Your little one is no stranger to enchantments: from peering under rocks to fashioning wings and wands, the kingdom of the fairy is a magical place perfect for budding imaginations. What better way than to combine a love of the fae with a little small-scale gardening, of the little people, by the little people and for the little people! Read on for our tips to make your own.

fairy gardenphoto: Sara Olsher

What You Need

A garden pot. Preferably one that is wide and/or bowl shaped so you have more room for all the tiny things, but any pot will do. And potting soil.

Plants. You can use annuals like lobelia, violets, or marigolds or use succulents/sedum other dwarf ground covers. If you want to get elaborate, get some bonsai trees. If your garden is going to be indoor-only, look for teeny-tiny house plants, which you can pick up at a garden center for only a few dollars. Be sure and water the plants when you bring them home, before planting.

Shortcut: no plants or place to really grow them? Try a little florist’s moss for a woodland effect without the woods!

fairy gardenphoto: Susy Morris via flickr 

Little Things. Here’s where you can get creative. Decorate your fairy garden with little items found or created. Pinecones trees, stick teepees, stones for benches or garden paths all give the fairy garden an au naturel feeling. Many nurseries are now carrying miniature “fairy house” items but you can scour your own toy boxes for the just right accessory: a petite teacup could become a fountain or reflection pool, little flags from hors d’oeuvres designate fairy territory, large marbles become garden globes. We love this popsicle stick house (and table and chair set) over at DIY Family. Also try aquarium stores for tiny castles and similar structures. And don’t forget LEGOs! 

fairy gardenphoto: Patrick Standish via flickr 

Create Your Fairy Kingdom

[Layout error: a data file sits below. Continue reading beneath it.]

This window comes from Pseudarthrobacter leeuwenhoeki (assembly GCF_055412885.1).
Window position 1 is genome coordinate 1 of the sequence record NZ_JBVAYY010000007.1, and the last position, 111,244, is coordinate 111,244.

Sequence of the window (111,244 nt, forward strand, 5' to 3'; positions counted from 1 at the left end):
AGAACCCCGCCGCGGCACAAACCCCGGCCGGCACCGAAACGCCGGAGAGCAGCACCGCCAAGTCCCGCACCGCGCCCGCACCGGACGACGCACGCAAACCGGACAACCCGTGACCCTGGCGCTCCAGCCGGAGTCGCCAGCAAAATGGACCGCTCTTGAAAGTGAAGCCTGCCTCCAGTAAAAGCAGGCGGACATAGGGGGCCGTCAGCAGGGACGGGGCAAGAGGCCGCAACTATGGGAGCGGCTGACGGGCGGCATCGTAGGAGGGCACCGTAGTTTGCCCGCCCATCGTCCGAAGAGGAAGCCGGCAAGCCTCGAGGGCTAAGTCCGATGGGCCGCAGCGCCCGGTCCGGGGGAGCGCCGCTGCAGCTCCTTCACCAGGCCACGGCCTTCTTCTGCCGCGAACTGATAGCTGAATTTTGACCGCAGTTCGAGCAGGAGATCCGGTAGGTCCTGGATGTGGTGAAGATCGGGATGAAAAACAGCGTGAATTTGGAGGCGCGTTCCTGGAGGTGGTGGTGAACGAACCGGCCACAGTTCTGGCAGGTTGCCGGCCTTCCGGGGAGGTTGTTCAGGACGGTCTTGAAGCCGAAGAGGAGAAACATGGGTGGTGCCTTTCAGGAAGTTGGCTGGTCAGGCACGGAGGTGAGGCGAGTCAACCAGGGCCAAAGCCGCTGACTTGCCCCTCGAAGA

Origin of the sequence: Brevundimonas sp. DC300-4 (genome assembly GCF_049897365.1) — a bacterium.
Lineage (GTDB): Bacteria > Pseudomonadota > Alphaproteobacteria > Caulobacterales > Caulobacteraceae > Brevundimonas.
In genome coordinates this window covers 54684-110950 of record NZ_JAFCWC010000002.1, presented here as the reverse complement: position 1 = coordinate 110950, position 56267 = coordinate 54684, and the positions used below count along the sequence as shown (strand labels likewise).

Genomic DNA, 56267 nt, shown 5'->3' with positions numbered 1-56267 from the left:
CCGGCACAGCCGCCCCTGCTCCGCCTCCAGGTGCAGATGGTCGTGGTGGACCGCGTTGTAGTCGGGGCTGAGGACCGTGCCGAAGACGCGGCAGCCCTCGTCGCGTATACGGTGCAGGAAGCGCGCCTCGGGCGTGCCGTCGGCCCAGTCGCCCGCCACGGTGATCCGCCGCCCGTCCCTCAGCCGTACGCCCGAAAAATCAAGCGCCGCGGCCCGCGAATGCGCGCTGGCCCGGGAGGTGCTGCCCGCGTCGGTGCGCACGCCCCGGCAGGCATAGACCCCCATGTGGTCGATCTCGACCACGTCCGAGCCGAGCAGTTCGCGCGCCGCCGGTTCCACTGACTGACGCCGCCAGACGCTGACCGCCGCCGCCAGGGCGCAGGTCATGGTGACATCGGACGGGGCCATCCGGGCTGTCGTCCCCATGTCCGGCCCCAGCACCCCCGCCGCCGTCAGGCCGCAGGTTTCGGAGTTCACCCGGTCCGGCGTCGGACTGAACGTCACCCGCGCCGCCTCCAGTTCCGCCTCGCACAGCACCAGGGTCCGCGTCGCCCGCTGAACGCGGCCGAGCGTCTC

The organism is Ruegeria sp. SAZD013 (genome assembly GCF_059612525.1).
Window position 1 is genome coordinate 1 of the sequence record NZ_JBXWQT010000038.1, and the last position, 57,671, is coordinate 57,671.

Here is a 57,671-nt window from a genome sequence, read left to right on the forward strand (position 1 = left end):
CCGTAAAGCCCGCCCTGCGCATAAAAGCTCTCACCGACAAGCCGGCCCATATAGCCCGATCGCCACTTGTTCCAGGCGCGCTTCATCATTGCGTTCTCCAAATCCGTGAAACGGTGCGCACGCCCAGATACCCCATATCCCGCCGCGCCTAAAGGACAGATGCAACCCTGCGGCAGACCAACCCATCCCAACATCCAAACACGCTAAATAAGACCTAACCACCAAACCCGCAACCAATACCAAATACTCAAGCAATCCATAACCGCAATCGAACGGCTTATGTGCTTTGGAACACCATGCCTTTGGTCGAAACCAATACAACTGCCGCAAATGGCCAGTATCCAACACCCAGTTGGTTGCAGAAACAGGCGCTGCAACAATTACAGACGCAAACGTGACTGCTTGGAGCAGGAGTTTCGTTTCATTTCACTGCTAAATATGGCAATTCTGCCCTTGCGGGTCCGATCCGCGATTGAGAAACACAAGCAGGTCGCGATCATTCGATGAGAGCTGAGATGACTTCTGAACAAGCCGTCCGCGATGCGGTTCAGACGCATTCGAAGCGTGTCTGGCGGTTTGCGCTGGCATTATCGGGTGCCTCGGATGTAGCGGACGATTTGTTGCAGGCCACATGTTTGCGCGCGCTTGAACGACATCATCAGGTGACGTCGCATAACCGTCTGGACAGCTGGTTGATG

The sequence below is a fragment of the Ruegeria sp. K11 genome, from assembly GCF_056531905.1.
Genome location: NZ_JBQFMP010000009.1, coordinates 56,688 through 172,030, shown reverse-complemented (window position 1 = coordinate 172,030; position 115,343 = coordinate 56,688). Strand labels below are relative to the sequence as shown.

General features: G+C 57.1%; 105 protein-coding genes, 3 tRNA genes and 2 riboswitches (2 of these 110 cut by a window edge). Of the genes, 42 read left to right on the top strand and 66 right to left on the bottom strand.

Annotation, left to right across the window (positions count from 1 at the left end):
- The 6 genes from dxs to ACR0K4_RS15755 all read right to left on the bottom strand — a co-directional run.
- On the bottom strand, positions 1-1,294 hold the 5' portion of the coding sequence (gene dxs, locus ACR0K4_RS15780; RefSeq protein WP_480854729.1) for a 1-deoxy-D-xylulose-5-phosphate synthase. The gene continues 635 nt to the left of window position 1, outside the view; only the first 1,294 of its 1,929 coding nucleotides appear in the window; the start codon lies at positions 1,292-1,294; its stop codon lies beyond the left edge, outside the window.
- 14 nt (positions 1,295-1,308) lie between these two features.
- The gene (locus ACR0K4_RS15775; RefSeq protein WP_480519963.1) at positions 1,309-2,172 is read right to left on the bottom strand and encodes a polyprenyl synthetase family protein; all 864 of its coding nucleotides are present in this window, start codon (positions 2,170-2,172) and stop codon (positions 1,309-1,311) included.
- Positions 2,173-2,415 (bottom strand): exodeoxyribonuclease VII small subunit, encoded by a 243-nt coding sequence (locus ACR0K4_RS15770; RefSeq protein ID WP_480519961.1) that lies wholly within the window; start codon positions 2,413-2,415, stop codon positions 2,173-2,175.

Fill your pot with soil. If you have any larger “structural” items such as a tiny house, put that in place before you plant. Designate an area where you will put your garden path. Most of the smaller items can be added after or in some cases on top of the plants.

Make sure your plants have been watered but aren’t still soaking wet.

Tip: Lay out your plants and larger garden decor in the pattern you’d like before you remove the plants from their pots. That way you can rearrange them a bit before you decide exactly where they’ll go.

fairy garden photo: Selena N.B.H. via flickr

Plant your plants with enough space in between them for them to grow. As a rule of thumb, plant the largest plant you have first (i.e. the bonsai tree) and anything that might trail over or creep a bit closer to the edge of the pot. Before you accessorize, be sure you are happy with the placement of your plants. You can move them a bit after planting if necessary, but it’s best to avoid this too much as it will traumatize the plants and they may not thrive.

Tip: If you aren’t using live plants, you still need to create an elevated surface in your pot. If you prefer to skip the dirt, you could try using small pebbles to create a relatively flat surface on which to create your garden.

Now place in an area where fairies are sure to visit: garden, deck, porch, bedroom windowsill or dresser near a window.

Have you ever made a fairy garden? Share your pics with us on Instagram with the tag #redtricycle. 

—Amber Guetebier

Feature photo: Marcy Leigh via flickr